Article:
An important aspect of generalized linear modeling is the selection of explanatory variables in the model. Changes in goodnessoffit statistics are often used to evaluate the contribution of subsets of explanatory variables to a particular model. The deviance is defined to be twice the difference between the maximum attainable loglikelihood and the loglikelihood at the maximum likelihood estimates of the regression parameters. The deviance is often used as a measure of goodness of fit. The maximum attainable loglikelihood is achieved with a model that has a parameter for every observation. Table 12.4 lists the deviance formula for each of the available distributions for the response variable.
Distribution 
Deviance Formula 

Normal 

Binomial 

Poisson 

Exponential 
The Pearson chisquare statistic is defined as follows:
where
yi is the ith response
μi is the corresponding predicted mean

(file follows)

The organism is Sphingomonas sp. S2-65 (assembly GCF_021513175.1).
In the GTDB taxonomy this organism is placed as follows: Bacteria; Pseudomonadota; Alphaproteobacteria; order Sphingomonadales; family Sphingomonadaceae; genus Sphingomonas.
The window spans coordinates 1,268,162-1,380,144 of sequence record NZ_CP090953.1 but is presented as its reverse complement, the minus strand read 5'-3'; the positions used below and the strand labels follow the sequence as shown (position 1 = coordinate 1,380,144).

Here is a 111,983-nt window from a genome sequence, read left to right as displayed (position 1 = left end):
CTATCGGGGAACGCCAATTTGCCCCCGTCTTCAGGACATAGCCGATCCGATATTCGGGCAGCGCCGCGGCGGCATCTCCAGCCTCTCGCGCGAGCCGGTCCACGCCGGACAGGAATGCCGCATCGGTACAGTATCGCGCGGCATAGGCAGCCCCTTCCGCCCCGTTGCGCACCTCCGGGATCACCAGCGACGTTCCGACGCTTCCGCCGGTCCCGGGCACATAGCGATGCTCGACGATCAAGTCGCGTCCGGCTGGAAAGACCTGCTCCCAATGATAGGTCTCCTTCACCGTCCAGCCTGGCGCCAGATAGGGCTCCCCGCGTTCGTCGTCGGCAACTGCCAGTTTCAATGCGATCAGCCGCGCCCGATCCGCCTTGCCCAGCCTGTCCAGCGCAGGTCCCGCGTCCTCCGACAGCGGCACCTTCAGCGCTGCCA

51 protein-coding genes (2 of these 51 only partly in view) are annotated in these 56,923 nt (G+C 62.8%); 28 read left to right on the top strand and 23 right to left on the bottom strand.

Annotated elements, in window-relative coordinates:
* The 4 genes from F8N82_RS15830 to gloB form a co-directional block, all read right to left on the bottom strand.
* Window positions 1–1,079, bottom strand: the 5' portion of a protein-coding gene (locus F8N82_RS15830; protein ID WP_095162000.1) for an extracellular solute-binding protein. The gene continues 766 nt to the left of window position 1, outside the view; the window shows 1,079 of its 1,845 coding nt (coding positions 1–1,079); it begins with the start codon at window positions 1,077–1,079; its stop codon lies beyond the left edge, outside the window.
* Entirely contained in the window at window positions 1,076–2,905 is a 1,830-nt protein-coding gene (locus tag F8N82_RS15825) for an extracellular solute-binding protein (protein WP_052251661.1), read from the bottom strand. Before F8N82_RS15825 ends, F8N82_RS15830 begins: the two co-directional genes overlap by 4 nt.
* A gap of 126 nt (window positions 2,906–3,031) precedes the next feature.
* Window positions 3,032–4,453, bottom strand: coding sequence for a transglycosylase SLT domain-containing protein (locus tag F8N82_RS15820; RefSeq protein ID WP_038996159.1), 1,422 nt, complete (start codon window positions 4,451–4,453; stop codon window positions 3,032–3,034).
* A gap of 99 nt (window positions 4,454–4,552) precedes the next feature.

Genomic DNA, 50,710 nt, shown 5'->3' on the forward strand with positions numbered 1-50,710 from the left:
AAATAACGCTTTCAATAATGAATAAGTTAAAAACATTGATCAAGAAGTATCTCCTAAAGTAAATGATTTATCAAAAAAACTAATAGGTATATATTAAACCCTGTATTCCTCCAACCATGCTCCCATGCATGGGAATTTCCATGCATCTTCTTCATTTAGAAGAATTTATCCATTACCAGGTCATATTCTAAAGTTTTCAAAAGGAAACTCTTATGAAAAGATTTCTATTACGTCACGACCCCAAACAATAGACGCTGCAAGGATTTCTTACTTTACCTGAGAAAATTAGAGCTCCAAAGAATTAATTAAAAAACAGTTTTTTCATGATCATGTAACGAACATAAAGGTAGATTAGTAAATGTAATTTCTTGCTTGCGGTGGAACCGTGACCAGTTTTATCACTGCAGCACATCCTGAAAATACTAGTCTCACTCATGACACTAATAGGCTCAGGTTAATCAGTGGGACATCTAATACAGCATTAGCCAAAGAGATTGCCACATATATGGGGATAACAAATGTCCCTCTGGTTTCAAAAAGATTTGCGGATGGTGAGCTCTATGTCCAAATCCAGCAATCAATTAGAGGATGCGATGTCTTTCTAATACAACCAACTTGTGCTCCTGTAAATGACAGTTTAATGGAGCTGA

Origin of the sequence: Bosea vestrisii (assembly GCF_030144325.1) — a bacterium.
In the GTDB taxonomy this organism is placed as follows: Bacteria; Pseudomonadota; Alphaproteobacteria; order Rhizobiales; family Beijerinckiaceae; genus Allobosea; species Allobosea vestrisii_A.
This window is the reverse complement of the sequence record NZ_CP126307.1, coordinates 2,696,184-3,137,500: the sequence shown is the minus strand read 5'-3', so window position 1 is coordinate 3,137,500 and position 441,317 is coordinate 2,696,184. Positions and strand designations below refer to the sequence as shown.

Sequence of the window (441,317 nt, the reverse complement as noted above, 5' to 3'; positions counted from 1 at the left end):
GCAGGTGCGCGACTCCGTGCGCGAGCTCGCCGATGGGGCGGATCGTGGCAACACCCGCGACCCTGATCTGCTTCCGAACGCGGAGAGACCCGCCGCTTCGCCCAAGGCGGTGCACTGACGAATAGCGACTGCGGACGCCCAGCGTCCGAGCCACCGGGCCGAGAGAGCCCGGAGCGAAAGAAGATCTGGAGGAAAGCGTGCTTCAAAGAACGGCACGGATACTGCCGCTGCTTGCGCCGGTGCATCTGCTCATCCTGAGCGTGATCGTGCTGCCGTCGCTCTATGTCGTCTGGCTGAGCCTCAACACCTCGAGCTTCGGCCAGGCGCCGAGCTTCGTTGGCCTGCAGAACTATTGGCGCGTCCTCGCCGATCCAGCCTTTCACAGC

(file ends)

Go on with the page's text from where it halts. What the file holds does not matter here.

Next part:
V(μi) is the variance function
wi is a known weight for the ith observation
Note: If no weight is specified, wi = 1 for all observations.
One strategy for variable selection is to fit a sequence of models. You start with a simple model that contains only an intercept term, and then include one additional explanatory variable in each successive model. You can measure the importance of the additional explanatory variable by the difference in deviance or fitted loglikelihood values between successive models. Asymptotic tests enable you to assess the statistical significance of the additional term.
When the distribution is nonnormal, a normal critical value is used instead of a tdistribution critical value in inverse prediction.
Deviance
Studentized Deviance
Pearson
Studentized Pearson
where
(yi – μi) is the raw residual
sign(yi – μi) is 1 if (yi – μi) is positive and 1 if (yi – μi) is negative
di is the contribution to the total deviance from observation i
φ is the dispersion parameter
V(μi) is the variance function
hi is the ith diagonal element of the matrix We(1/2)X(X'WeX)1X'We(1/2), where We is the weight matrix used in computing the expected information matrix.
For more information about residuals and generalized linear models, see the GENMOD Procedure chapter in the SAS/STAT 14.3 User’s Guide (SAS Institute Inc. 2017, ch. 46).